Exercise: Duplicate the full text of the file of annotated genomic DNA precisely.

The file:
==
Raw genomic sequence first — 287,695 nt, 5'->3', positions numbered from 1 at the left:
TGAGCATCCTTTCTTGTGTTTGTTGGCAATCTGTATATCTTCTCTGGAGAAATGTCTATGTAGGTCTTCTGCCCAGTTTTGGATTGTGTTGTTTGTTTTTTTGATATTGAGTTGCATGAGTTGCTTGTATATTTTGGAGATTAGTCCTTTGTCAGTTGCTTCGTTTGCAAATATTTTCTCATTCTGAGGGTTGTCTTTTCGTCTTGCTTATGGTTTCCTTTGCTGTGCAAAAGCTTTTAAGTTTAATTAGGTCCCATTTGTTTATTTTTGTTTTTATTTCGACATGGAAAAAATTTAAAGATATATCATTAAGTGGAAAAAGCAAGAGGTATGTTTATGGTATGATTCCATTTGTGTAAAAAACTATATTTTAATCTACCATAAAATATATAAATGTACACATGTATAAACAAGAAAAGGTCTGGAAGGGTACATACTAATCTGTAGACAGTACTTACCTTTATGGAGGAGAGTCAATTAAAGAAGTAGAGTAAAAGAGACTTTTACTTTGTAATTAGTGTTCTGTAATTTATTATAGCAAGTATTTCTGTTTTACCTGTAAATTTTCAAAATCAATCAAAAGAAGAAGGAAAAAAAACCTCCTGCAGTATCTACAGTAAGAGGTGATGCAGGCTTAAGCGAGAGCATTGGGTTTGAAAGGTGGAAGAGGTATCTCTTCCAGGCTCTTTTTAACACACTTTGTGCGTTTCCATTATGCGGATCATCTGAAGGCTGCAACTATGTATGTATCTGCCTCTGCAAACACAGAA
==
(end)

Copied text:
Raw genomic sequence first — 287,695 nt, 5'->3', positions numbered from 1 at the left:
TGAGCATCCTTTCTTGTGTTTGTTGGCAATCTGTATATCTTCTCTGGAGAAATGTCTATGTAGGTCTTCTGCCCAGTTTTGGATTGTGTTGTTTGTTTTTTTGATATTGAGTTGCATGAGTTGCTTGTATATTTTGGAGATTAGTCCTTTGTCAGTTGCTTCGTTTGCAAATATTTTCTCATTCTGAGGGTTGTCTTTTCGTCTTGCTTATGGTTTCCTTTGCTGTGCAAAAGCTTTTAAGTTTAATTAGGTCCCATTTGTTTATTTTTGTTTTTATTTCGACATGGAAAAAATTTAAAGATATATCATTAAGTGGAAAAAGCAAGAGGTATGTTTATGGTATGATTCCATTTGTGTAAAAAACTATATTTTAATCTACCATAAAATATATAAATGTACACATGTATAAACAAGAAAAGGTCTGGAAGGGTACATACTAATCTGTAGACAGTACTTACCTTTATGGAGGAGAGTCAATTAAAGAAGTAGAGTAAAAGAGACTTTTACTTTGTAATTAGTGTTCTGTAATTTATTATAGCAAGTATTTCTGTTTTACCTGTAAATTTTCAAAATCAATCAAAAGAAGAAGGAAAAAAAACCTCCTGCAGTATCTACAGTAAGAGGTGATGCAGGCTTAAGCGAGAGCATTGGGTTTGAAAGGTGGAAGAGGTATCTCTTCCAGGCTCTTTTTAACACACTTTGTGCGTTTCCATTATGCGGATCATCTGAAGGCTGCAACTATGTATGTATCTGCCTCTGCAAACACAGAA